BY MID-OCTOBER labor disputes had caused a lockout at 14 San Francisco hotels and a strike watch at another 23 hotels in Los Angeles and Washington, D.C., while negotiators haggled over wages, health insurance costs, pensions, andexpiration dates. With the national hotel union, Unite Here, encouraging workers to hold out for better benefits and a two-year contract, hotel management continued to deliver service, using nonunion workers where necessary.
Meetings in San Francisco had been largely unaffected at press time, despite the labor lockout that began October 13 on the heels of a 14-day strike. The American Academy of Pediatrics National Conference & Exhibition, held October 9 to 13 at Moscone Convention Center, began talking to facilities about contingency plans when it became apparent that workers would walk out at six of the 11 hotels housing the meeting's 5,800 delegates.
“I should have known when thosewere coming up for so I could have avoided this situation,” says Donna Karl, CMP, former director of convention and meeting services for the Chicago-based association. “I got calls from the union hassling me to cancel the meeting.” (Karl is now vice president of client relations, New Orleans CVB.)
As negotiations drag on, the long-term implications have begun to hit home: If Unite Here successfully bargains for a 2006 contract expiration date in San Francisco, the same year that contracts in seven other cities expire, the union will gain unprecedented leverage. The threat of a national strike could deter groups from booking meetings in union cities that year.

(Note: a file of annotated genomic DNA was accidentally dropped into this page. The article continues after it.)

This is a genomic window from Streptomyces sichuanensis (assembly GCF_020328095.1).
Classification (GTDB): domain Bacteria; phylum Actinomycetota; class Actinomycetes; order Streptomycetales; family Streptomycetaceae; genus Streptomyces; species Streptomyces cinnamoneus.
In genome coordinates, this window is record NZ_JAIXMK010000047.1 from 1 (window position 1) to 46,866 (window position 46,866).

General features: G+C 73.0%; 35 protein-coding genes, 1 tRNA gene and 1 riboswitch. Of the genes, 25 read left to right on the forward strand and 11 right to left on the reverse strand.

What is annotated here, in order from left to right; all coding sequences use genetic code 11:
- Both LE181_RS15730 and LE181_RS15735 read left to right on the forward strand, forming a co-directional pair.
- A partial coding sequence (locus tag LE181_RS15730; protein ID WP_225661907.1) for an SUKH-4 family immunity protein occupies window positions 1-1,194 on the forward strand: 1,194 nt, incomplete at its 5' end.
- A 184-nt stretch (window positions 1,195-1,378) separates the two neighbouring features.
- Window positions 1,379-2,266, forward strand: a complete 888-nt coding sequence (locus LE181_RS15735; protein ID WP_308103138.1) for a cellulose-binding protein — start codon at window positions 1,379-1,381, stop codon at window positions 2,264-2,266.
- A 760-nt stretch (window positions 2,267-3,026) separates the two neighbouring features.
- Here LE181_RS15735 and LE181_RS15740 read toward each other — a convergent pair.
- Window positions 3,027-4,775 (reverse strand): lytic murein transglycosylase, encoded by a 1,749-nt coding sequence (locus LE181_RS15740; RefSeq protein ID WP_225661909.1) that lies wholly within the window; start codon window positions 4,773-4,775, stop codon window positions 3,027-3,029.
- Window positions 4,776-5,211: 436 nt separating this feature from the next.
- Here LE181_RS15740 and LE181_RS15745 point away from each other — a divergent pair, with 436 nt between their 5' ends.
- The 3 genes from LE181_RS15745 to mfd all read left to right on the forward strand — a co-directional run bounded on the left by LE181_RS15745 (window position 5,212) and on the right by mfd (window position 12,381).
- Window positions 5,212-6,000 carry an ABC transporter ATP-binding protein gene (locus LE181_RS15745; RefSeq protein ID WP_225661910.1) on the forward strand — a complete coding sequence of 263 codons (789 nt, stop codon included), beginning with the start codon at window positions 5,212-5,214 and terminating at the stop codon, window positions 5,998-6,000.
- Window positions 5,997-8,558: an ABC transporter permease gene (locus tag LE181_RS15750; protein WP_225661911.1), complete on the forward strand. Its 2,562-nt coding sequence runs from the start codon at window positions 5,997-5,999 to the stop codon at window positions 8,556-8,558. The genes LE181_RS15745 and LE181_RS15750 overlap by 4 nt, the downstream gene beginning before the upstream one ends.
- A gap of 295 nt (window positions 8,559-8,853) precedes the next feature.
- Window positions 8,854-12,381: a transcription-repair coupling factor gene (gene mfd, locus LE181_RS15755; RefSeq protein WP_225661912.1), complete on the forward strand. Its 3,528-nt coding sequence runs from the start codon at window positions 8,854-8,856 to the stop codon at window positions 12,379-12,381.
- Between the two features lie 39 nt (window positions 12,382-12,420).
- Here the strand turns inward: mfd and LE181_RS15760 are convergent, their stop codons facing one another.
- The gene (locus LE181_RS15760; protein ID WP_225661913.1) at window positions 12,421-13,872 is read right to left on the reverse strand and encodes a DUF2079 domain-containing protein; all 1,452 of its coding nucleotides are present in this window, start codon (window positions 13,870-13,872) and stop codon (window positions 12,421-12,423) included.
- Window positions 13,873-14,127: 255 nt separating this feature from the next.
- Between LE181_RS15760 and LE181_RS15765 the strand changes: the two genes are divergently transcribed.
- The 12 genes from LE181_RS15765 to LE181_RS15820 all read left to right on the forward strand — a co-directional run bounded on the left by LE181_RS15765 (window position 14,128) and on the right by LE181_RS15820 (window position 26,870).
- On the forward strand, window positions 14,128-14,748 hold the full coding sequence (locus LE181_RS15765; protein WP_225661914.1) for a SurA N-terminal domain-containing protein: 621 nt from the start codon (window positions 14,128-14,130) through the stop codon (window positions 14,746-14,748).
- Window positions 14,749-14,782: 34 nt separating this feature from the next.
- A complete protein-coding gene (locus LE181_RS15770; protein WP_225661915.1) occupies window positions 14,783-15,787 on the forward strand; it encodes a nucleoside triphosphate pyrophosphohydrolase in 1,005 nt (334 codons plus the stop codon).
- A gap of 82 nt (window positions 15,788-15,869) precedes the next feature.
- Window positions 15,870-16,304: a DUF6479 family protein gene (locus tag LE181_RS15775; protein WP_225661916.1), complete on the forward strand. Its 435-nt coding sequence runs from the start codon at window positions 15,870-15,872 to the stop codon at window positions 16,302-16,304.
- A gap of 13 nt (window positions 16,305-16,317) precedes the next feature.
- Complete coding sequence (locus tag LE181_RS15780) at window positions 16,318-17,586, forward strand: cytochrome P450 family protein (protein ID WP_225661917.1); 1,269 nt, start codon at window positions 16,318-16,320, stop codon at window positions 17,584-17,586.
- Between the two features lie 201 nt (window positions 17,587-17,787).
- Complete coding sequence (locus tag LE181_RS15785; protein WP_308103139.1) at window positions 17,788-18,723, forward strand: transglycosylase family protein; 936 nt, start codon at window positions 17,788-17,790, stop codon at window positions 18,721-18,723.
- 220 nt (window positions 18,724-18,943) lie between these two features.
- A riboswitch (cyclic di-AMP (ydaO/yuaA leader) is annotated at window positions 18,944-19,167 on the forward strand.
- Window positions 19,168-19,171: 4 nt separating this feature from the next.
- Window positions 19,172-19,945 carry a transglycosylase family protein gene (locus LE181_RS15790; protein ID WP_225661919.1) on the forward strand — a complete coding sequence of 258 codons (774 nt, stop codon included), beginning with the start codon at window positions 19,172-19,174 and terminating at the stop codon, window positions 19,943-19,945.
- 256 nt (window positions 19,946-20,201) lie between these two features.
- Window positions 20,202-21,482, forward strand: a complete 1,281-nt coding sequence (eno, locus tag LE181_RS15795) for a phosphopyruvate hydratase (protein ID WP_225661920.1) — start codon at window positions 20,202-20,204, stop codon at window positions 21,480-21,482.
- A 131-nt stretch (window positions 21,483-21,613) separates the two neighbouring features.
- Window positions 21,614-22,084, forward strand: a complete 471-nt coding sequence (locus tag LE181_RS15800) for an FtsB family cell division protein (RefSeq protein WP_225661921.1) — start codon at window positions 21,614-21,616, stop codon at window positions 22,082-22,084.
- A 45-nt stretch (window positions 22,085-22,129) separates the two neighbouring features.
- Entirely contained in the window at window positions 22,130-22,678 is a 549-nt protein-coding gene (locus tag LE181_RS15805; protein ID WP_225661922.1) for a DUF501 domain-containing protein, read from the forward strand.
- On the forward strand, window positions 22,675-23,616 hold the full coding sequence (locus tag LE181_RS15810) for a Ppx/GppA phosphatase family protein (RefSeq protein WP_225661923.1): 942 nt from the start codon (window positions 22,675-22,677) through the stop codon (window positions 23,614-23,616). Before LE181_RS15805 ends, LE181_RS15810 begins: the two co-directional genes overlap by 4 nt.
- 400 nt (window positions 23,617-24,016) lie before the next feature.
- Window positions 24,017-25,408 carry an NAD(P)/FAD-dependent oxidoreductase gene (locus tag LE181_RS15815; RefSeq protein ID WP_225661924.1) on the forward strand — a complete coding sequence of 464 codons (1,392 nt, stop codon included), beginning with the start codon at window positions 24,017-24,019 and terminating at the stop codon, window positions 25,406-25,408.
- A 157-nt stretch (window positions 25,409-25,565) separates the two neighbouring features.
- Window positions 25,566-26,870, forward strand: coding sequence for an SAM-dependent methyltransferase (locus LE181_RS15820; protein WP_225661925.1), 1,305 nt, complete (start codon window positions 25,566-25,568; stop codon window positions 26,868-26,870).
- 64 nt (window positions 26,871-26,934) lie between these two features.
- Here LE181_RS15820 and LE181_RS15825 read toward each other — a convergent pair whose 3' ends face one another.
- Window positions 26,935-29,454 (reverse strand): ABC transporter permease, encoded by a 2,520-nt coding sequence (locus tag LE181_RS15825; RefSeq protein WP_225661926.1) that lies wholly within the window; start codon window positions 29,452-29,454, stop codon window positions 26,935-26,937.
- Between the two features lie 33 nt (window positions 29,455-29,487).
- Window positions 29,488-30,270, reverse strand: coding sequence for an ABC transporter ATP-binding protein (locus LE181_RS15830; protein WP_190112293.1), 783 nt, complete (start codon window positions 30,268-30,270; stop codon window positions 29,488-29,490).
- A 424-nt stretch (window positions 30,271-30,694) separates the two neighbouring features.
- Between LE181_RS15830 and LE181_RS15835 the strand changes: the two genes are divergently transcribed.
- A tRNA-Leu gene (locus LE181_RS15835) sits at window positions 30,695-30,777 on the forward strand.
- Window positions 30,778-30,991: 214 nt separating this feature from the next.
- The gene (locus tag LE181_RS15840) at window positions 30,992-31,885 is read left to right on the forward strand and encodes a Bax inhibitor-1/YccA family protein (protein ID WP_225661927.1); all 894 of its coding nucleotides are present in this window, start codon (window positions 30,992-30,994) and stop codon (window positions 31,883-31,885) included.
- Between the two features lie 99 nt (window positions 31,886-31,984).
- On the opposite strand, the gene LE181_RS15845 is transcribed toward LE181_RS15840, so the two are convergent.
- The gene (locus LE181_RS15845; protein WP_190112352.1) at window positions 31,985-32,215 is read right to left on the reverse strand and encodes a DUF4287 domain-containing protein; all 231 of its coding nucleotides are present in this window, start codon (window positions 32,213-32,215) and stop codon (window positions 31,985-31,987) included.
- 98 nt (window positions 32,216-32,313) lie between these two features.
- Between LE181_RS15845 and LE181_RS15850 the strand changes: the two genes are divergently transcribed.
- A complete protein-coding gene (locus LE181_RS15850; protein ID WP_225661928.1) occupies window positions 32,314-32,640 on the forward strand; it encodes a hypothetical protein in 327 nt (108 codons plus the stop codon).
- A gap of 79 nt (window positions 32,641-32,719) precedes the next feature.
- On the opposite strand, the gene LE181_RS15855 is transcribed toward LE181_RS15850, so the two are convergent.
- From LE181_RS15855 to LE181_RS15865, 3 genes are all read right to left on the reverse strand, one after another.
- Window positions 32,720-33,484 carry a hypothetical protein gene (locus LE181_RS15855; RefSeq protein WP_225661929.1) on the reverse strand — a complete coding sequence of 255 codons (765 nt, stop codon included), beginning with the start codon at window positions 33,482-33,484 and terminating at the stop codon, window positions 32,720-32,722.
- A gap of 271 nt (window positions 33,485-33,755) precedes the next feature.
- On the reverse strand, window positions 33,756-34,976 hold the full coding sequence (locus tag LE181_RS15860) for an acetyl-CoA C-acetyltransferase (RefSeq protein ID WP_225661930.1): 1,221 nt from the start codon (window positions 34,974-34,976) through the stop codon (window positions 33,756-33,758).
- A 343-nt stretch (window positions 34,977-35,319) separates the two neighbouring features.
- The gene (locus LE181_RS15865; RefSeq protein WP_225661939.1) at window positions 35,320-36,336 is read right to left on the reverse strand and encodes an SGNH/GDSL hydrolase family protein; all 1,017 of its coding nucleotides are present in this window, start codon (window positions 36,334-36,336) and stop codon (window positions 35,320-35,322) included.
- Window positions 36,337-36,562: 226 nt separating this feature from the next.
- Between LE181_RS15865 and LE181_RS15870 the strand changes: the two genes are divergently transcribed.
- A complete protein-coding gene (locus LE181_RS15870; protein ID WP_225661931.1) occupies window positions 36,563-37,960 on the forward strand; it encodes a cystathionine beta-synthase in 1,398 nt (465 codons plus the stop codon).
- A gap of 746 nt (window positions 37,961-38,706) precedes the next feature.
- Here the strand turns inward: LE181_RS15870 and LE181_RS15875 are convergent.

It's unfortunate today that major events must be planned around “the unpredictability and uncertainty of whether those events will be interrupted by work stoppages, boycotts, or embarrassing and noisy press activity,” says Allen Roberts, an employment law and labor relations attorney with Epstein Becker & Green, P.C., New York. “The idea ofmay accomplish release from a contract obligation, but at the end of the day, the group isn't looking for a refund, it needs to proceed with an effective and well-run event.”
For more on labor disputes, see page 66.